Does my kindergartner really need an iPhone?
My son is in kindergarten and several of his friends are getting iPhones for Christmas. I think that’s way too young, but maybe I’m wrong. What age is the right age for being totally connected?
In 1949, Hank Williams Sr. wrote a song called, “Mind your Own Business,” which focused on the problem with nosy neighbors eavesdropping on party lines. In those days, young children would learn to count the rings in order to know if the phone should be answered. Many families longed for their own private lines, and over time this dream was realized. In this century, however, the norm has become a phone for each individual rather than each family. But often children lack the maturity to be fully connected.
What is the goal of owning a phone? There will certainly be many situations in which the parents of your son’s friends make decisions that conflict with your judgment. The first step is to determine why your son would benefit from an iPhone. Do you want him to be able to stay in touch with you when he is away from home? If so, there are simpler phones that allow calls to numbers you have chosen.
Is it a tool to keep him occupied? Parents sometimes use smartphones or tablets to keep children occupied while they do household chores. Even toddlers can learn basic skills to use a mobile phone. But that doesn’t mean that young children have the maturity to evaluate the content that might be encountered on the Internet. Have you found that your son enjoys the different educational apps that are designed for young children? In this case, use of your iPhone would be sufficient and it would allow supervision of his online activities. Look for apps that focus on age-appropriate educational experiences rather than just offering entertaining games.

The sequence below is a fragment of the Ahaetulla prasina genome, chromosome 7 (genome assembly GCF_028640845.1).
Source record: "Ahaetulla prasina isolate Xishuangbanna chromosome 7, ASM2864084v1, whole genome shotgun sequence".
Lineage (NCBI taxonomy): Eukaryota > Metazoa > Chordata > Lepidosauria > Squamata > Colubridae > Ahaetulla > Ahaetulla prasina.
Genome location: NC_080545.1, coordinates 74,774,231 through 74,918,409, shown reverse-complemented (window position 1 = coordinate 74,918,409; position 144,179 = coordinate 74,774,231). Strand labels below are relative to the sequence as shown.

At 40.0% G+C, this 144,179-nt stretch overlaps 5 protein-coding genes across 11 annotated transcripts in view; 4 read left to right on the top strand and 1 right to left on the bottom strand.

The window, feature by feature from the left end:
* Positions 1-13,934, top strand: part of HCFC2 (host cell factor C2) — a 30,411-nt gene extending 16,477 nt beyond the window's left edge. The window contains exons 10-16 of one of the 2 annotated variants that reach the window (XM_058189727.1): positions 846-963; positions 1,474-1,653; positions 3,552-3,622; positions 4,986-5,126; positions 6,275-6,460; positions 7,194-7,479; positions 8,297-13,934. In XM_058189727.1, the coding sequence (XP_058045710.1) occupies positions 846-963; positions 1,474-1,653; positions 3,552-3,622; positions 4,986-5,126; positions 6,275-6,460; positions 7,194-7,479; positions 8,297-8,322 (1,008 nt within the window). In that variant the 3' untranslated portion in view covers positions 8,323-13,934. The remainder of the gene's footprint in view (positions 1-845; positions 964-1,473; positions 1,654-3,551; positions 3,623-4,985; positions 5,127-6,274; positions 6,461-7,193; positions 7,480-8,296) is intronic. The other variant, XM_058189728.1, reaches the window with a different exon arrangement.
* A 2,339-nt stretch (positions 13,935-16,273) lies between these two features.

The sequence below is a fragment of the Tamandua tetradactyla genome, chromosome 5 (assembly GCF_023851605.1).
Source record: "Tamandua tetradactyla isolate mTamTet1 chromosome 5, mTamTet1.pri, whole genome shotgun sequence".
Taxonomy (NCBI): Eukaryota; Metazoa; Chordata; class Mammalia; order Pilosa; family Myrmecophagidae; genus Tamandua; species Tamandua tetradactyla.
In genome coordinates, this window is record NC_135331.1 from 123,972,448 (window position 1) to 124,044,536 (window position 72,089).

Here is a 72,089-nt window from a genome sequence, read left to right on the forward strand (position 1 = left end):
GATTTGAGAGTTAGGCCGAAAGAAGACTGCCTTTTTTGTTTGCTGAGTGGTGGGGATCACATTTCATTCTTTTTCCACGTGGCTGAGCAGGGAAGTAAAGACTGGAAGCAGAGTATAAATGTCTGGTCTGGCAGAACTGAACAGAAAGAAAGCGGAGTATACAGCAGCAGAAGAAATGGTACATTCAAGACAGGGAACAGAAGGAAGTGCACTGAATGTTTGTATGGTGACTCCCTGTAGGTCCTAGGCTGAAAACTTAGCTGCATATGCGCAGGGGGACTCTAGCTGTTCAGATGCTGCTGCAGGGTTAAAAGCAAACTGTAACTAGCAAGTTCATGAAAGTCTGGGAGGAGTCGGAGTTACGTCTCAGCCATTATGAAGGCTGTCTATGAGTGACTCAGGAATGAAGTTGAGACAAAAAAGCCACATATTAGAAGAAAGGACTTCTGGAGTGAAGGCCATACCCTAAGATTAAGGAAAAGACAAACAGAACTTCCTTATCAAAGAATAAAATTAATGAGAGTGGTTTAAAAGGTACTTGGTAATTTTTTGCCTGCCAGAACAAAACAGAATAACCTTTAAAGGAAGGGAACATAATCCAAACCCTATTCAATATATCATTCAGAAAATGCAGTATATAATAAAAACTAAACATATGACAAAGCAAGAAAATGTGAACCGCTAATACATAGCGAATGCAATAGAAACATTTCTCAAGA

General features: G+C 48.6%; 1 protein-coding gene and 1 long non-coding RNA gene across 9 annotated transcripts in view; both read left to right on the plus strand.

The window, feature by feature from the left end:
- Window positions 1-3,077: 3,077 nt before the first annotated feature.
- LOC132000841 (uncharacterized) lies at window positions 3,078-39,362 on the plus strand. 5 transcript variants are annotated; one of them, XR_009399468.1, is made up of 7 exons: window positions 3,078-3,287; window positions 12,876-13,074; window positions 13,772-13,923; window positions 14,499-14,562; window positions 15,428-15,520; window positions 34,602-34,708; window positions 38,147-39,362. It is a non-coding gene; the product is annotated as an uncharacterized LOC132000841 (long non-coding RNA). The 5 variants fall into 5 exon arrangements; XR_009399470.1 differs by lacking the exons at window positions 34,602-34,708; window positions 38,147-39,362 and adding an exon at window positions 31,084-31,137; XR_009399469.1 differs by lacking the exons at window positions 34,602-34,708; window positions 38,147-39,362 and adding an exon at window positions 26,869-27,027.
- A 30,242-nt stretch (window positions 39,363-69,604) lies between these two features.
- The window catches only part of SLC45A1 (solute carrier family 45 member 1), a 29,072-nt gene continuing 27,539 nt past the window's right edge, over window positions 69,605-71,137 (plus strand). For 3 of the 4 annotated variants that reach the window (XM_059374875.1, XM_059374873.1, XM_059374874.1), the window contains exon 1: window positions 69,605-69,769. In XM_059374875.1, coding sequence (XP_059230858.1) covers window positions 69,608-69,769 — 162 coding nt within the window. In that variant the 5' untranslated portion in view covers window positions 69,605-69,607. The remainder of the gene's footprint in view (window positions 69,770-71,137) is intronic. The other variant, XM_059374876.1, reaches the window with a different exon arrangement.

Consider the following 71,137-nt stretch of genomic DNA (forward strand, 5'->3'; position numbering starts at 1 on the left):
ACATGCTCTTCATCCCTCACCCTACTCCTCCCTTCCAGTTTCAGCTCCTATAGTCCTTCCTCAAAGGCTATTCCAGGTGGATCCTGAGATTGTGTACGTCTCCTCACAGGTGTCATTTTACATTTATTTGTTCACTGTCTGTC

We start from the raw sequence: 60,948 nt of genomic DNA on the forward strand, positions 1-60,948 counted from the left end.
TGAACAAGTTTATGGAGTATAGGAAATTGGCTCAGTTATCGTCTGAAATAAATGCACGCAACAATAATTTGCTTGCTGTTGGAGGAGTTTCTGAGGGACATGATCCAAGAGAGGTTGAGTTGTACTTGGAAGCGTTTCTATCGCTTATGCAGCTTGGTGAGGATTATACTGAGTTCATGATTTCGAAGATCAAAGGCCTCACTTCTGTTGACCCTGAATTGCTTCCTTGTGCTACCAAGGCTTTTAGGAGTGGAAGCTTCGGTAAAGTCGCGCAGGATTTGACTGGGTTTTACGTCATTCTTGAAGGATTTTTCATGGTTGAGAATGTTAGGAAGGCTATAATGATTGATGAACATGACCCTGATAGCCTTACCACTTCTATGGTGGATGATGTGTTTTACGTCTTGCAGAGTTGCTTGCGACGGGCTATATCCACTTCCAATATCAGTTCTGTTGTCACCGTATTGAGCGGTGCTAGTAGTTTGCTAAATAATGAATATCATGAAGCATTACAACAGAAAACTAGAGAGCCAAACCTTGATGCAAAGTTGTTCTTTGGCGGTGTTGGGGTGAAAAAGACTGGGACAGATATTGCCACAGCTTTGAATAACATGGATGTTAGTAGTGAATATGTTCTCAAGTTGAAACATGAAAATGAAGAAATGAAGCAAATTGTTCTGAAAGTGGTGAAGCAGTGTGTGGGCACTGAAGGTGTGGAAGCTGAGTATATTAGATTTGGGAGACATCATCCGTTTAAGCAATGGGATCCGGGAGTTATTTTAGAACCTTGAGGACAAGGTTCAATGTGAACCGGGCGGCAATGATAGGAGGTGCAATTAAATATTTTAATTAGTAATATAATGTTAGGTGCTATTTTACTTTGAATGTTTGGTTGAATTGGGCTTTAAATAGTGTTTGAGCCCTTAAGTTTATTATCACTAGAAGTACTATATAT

How mature is your child? Smartphones can cost hundreds of dollars and to stay connected there is an additional monthly fee. The responsibility of caring for such an expensive belonging would be challenging for most children. This level of maturity would be more typical for a child finishing up grade school rather than one starting grade school! Also, an iPhone gives your child access to the world, but with this total connection comes a world that now has access to your child. Bullying takes place online, just as it does face-to-face, and there are other potential problems involved in unsupervised smartphone use.
As you contemplate ways to celebrate Christmas, consider traditions and gift exchanges that will enrich your family in a healthy way. Starting a family tradition or building on one from your own childhood will become more meaningful over time. For example, celebrate Advent with an Advent wreath, lighting the candles after Mass on Sunday. Instead of focusing on Christmas lists, spend time baking or making presents for other family members. Giving one another books or board games might not be high-tech, but these gifts promote family interactions. Share the joyful story of Christ’s birth: “Glory to God in the highest, and on earth peace to those on whom his favor rests.” (Luke 2:14)